Jacques Austerlitz, the subject of W.G. Sebald's Austerlitz, which I am reading now, only discovers his true name when the headmaster of his Welsh boarding school takes him aside and tells him (he had been brought up under a Welsh name). He is mystified and intrigued, and struck by the rarity of his newly discovered surname - one he shares, as he notes, with Fred Astaire, the great dancer, who was born Frederick Austerlitz.
Fred Astaire - especially when dancing with Ginger Rogers - is (and I admit to a sizeable blind spot in the area marked Dance) almost the only dancer I can watch with that rush of aesthetic pleasure, the tingle at the nape of the neck, the amazed gasp that signify the presence of great art. Why him? I think it's the sheer effortless elegance; he is the least muscular of dancers. He doesn't throw himself into a dance - he stroll into it. This, I think, is because he is always dancing - whether he's 'dancing' or just moving around, walking, running, lighting a cigarette, lifting a glass, patting his hair, anything. Every part of his body is engaged in a kind of continual dance - every part except that extraordinary, outsize, lantern-jawed head that hangs above the action, quite detached - embodying (as I see it) the detachment of the true artist, the cool still centre.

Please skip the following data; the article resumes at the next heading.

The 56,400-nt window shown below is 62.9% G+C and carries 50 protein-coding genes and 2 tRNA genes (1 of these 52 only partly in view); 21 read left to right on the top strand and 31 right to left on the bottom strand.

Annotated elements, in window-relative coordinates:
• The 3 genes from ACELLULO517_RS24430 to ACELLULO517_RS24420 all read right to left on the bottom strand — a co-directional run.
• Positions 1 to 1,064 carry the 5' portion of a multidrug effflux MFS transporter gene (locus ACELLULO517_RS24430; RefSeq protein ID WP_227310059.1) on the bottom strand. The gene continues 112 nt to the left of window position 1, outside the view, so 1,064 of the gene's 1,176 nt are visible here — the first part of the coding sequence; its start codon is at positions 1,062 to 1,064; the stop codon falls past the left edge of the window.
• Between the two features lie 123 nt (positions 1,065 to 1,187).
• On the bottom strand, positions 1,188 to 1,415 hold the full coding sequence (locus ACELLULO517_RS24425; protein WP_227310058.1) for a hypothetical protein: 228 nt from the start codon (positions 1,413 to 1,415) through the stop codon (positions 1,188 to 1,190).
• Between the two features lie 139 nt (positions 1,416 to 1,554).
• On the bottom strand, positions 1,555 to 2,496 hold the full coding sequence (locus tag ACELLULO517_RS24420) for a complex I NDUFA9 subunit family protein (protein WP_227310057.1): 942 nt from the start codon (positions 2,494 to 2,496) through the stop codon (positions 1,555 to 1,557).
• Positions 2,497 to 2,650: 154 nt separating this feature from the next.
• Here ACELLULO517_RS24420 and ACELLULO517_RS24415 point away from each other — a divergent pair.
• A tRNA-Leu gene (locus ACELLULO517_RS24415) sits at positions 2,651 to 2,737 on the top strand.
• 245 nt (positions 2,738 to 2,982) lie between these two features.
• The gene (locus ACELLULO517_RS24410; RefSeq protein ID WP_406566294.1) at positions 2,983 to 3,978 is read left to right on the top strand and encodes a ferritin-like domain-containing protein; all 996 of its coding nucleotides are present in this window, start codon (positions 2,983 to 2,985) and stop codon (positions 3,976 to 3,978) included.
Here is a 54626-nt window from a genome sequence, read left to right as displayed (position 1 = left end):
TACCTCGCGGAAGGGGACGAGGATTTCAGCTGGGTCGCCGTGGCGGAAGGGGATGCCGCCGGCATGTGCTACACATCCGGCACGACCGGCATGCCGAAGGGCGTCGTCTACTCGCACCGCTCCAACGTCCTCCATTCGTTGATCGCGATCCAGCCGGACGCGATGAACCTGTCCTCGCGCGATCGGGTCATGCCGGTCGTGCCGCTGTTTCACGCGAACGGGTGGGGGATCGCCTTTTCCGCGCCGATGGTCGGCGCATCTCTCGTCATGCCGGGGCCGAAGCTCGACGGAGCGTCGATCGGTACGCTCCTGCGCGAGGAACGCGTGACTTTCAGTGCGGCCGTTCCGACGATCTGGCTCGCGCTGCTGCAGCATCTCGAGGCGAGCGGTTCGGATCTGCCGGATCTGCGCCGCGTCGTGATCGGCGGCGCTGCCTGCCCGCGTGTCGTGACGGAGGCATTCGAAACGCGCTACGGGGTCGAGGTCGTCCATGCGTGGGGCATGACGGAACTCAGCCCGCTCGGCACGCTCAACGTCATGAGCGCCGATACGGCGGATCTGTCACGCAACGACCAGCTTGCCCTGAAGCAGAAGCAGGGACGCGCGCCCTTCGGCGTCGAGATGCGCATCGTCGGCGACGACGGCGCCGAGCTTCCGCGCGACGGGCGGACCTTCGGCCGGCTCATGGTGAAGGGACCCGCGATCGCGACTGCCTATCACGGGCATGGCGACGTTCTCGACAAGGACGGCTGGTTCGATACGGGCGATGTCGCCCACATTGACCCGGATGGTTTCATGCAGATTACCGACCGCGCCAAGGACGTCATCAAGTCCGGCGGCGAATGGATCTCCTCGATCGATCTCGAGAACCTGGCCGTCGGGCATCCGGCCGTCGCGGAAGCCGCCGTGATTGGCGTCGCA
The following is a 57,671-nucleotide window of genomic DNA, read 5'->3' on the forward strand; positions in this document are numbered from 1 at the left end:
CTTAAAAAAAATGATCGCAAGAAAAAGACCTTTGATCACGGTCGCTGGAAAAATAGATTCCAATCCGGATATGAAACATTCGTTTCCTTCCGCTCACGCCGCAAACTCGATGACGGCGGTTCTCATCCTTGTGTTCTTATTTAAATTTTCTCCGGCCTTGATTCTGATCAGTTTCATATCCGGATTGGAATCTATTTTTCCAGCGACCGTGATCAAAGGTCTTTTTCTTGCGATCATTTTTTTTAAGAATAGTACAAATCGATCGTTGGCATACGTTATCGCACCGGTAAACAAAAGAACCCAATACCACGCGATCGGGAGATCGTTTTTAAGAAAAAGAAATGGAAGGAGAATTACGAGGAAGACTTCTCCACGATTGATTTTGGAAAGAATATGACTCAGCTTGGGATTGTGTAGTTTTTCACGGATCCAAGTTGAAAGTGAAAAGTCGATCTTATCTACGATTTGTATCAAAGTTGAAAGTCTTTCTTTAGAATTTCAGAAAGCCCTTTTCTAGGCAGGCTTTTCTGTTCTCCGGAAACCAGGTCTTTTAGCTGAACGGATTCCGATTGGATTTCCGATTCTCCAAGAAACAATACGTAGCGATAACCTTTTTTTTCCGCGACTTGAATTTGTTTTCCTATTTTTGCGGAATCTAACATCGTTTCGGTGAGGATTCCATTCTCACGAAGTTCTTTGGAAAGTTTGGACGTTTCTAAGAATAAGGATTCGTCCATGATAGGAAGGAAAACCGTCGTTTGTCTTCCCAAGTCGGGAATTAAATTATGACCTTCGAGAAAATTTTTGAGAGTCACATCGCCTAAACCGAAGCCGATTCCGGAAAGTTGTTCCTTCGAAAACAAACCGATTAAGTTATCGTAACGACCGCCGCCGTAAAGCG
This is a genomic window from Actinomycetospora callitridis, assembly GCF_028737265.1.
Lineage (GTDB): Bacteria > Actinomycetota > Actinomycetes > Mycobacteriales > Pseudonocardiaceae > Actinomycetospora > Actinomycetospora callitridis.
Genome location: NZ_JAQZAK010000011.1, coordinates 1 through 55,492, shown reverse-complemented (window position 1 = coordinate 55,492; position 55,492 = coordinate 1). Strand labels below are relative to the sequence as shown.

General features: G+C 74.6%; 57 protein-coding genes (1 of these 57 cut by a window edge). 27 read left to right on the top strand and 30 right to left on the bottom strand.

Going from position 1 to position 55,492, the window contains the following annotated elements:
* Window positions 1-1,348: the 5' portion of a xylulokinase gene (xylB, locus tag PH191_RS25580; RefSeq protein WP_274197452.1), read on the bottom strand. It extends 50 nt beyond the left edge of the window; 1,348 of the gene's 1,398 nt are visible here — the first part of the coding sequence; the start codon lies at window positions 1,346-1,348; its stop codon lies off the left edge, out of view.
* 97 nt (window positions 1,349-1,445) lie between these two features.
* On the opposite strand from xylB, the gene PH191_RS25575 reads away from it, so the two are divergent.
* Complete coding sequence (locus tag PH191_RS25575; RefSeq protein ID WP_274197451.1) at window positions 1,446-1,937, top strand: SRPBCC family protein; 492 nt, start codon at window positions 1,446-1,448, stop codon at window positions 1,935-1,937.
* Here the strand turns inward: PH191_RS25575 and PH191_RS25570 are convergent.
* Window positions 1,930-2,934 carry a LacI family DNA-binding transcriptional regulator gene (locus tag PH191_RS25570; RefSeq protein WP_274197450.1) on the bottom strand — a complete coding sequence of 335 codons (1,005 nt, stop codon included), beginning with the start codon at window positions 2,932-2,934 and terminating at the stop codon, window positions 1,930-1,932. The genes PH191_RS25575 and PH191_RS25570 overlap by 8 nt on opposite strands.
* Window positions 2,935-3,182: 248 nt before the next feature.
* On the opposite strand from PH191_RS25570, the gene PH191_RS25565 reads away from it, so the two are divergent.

Similarly, I think Astaire was a very great singer - not a very good one in a technical sense (he has little 'voice'), but he slips into song as easily and beautifully as he slips into dance. Again his style is entirely unforced and unshowy, he does enough and no more, his phrasing is perfect, and as a result he is devastatingly effective at putting a song across - which is why he was so popular with songwriters. Watch him in action with Ginger Rogers here, and marvel. This sequence never fails to take my breath away - and what an ending! The look on Ginger's face... Something much more than a dance has happened here.